by Karen Chambers
“CCAC (Clifton Cultural Arts Center) will have a beautiful show with these five artists.” That’s how the curator, Yvonne van Eitjden, described the exhibition of two photographers, two wood sculptors, and one painter (herself [Why, oh why, do curators include their own work in exhibitions? How about they make a pact with their curator/artist friends? Curator/artist “A” could include curator/artist “B” in his/her exhibition and forgo showing his/her own work in it, and curator/artist “B” would do the same. It would be, at least marginally or obviously, less self-serving. Whatever.])
Although the show is billed as “A Group Exhibition Curated by Yvonne van Eijden,” the announcement suggests something else: five solos since each of the artists has a separate show title:
Wood sculptor Robert Fry: “Together – Something – Different”
Photographer Wes Battoclette: “Appalachian Club – All that Remains”
Photographer Ann Segal: “Gifts from the Sea – Larger than Life”
Wood sculptor Stephanie Cooper: “Wood Spirits”
Painter Yvonne van Eijden – “Are we Seeing and Listening Clouded by our Memory of the Past”
Well, this show is what it is: an interesting group of artists.
In the expansive lobby of the 1906 Beaux-Arts school that has been turned into the CCAC, Robert Fry’s sculptures made from recycled wood dominate.
The Covington sculptor works with salvaged wood: fallen trees, floor joists, sticks, recycled wood from buildings and yards. He explains, “Most of my work develops out of the challenge of making concrete ideas and concepts from the material that surrounds me, which is primarily abandoned and repurposed wood.” He continues, “Mostly I let the nature and history of the material suggest the direction of the piece. I like to contrast colors and textures, making decisions organically, adding and subtracting elements as I go.”
I was drawn into the imposing space by Fry’s 2009 Together Something Different at the back of the installation. The construction looks like a cabana, but the form also reminded me of the bonnet of a baby buggy or a nun’s coif. Whatever it evokes, there is always the element of protection – shelter. I could imagine myself sitting in the shelter in a lotus pose or, perhaps, a child sitting Indian style.
The title Together Something Different aptly describes how he assembles individual, nearly identical pieces of wood, to create something “different.” Here the 65” x 65” x 65” structure is composed of long lath-like strips, ¼” thick and six inches wide. The wood came from a white oak tree in a friend’s yard “after they had cut it down for safety reasons. I cut it up with my chainsaw into more manageable pieces and had them resawn (sic) for a number of different sizes for several sculptures.”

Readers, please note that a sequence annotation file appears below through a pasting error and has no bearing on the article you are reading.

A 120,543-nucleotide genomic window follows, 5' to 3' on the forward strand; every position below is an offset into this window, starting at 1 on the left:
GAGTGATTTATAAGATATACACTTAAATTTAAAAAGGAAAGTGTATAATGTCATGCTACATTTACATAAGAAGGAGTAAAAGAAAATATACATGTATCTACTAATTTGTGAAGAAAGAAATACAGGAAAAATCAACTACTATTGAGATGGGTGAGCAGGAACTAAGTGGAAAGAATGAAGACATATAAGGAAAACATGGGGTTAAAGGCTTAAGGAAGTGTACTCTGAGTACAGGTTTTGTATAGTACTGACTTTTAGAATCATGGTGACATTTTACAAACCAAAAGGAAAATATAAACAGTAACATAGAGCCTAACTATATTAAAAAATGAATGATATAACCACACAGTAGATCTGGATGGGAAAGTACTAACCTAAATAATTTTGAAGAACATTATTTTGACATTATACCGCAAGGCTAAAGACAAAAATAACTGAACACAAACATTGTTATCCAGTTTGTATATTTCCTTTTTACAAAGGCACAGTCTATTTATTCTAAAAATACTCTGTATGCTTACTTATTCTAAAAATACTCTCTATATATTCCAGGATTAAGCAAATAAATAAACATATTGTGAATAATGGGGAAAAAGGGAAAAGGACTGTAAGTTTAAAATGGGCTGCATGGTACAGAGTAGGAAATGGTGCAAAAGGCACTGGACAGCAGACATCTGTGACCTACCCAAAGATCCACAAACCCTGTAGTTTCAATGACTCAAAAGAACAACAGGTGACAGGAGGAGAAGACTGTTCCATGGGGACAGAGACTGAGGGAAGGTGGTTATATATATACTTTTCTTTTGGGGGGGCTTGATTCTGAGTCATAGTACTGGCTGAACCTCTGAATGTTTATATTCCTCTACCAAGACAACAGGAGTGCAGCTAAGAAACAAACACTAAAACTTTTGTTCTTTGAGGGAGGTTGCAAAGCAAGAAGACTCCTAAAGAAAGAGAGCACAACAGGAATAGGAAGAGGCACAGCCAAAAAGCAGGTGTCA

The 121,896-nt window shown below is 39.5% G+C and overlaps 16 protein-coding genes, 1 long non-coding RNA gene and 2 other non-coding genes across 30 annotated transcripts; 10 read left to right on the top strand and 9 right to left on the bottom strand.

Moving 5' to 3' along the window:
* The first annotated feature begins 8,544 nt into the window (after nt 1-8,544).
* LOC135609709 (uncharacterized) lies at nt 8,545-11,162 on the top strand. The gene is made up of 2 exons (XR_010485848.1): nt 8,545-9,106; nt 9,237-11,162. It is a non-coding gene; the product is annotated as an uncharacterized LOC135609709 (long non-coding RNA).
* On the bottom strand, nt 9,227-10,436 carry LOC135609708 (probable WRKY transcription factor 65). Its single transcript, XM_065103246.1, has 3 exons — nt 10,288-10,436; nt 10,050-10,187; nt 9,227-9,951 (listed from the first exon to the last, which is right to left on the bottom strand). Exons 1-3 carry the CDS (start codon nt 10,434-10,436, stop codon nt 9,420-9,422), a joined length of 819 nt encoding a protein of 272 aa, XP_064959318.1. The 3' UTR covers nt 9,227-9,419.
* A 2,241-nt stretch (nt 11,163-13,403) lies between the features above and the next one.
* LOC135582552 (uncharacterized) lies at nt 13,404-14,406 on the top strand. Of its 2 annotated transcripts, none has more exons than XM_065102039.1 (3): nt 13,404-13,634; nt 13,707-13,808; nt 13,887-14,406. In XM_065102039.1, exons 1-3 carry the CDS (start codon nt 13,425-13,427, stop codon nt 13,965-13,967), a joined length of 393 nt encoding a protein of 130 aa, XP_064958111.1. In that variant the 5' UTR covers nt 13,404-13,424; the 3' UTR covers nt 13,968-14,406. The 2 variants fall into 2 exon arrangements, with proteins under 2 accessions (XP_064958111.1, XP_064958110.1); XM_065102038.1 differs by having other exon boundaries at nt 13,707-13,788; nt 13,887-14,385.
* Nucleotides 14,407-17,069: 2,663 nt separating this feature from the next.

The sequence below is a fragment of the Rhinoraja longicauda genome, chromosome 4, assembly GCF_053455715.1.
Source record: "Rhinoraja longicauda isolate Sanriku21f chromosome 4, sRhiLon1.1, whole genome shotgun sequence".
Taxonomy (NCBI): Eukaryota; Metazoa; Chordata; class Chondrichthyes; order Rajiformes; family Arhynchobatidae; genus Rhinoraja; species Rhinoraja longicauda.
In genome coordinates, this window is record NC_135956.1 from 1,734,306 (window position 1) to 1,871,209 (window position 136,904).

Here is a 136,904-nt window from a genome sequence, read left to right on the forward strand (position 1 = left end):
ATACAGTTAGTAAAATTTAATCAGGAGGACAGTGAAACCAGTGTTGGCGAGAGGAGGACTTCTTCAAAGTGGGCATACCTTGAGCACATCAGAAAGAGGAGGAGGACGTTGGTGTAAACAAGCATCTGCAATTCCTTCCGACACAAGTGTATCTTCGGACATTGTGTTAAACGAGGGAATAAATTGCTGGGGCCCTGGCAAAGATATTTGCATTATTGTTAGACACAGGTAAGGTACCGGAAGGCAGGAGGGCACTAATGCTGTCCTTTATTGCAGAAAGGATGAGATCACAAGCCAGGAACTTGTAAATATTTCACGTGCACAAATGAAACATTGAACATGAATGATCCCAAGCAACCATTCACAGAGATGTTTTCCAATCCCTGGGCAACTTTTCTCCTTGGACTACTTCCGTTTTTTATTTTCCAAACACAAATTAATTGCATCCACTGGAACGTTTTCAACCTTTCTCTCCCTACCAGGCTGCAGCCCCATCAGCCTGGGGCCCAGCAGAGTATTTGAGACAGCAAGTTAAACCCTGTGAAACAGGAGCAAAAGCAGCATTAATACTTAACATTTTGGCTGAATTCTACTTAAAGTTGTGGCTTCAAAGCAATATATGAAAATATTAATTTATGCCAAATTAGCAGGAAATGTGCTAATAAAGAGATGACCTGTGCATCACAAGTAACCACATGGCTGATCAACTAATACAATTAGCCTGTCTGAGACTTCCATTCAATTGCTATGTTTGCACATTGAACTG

For Together Something Different, Fry dried the strips of green wood over a form, bending them to his own purpose; the process took a year. He joined about 10 of the bentwood strips at the base, securing them with phillip’s head screws. He then fanned out the individual strips, nailing each one to the next with copper tacks.
The use of wood, how Fry constructs his sculptures using basic carpentry skills, and the forms reminded me of Martin Puryear. The two artists share an affinity for the material, an appreciation of the craft, and a post-minimalist aesthetic. It didn’t take much to find two Puryear sculptures similar to Fry’s.
There is a kinship between Fry’s Together Something Different and Puryear’s 1980 Bower, in the collection of the Smithsonian American Art Museum. Puryear’s Sitka spruce-and-pine sculpture, which measures 64” x 94 3/4” x 26 5/8”, is built on a base of two half-round pieces bent and joined to make a lozenge or canoe-shape. Strips, like Fry’s, rise from it and curve upward, meeting to create a dome that’s been squashed together on the sides, more ogival than round. Puryear’s sculpture is closed and cannot be entered unlike Fry’s, but it still suggests shelter.
It’s impossible not to think of Puryear’s rustic Ladder for Booker T. Washington when you see Fry’s bit more refined oak-and-walnut One Step at a Time, 2011. Because of Washington’s belief in incremental change, Fry’s title would fit Puryear’s sculpture, too, especially since it was titled after the African-American artist made it in 1996.
Regardless of when Puryear arrived at the sculpture’s title, it does reference a historical figure. Born in 1856, Washington was the last generation of African-Americans born in slavery. From 1890 until his death in 1915, he was the predominant leader in the community, but he was controversial. Instead of confronting segregation and Jim Crow laws, Washington believed that the best way to win equal rights was to show “industry, thrift, intelligence, and property.” He advocated building the community’s economic strength and pride by focusing on self-help and education. This strategy, which became known as the Atlanta Compromise, was articulated in a speech Washington delivered in the southern city in 1895. Those ideas ran counter to the more militant approach to securing equality espoused by W. E. B. DuBois and the NAACP, which was founded in 1909 and would shape the later Civil Rights movement.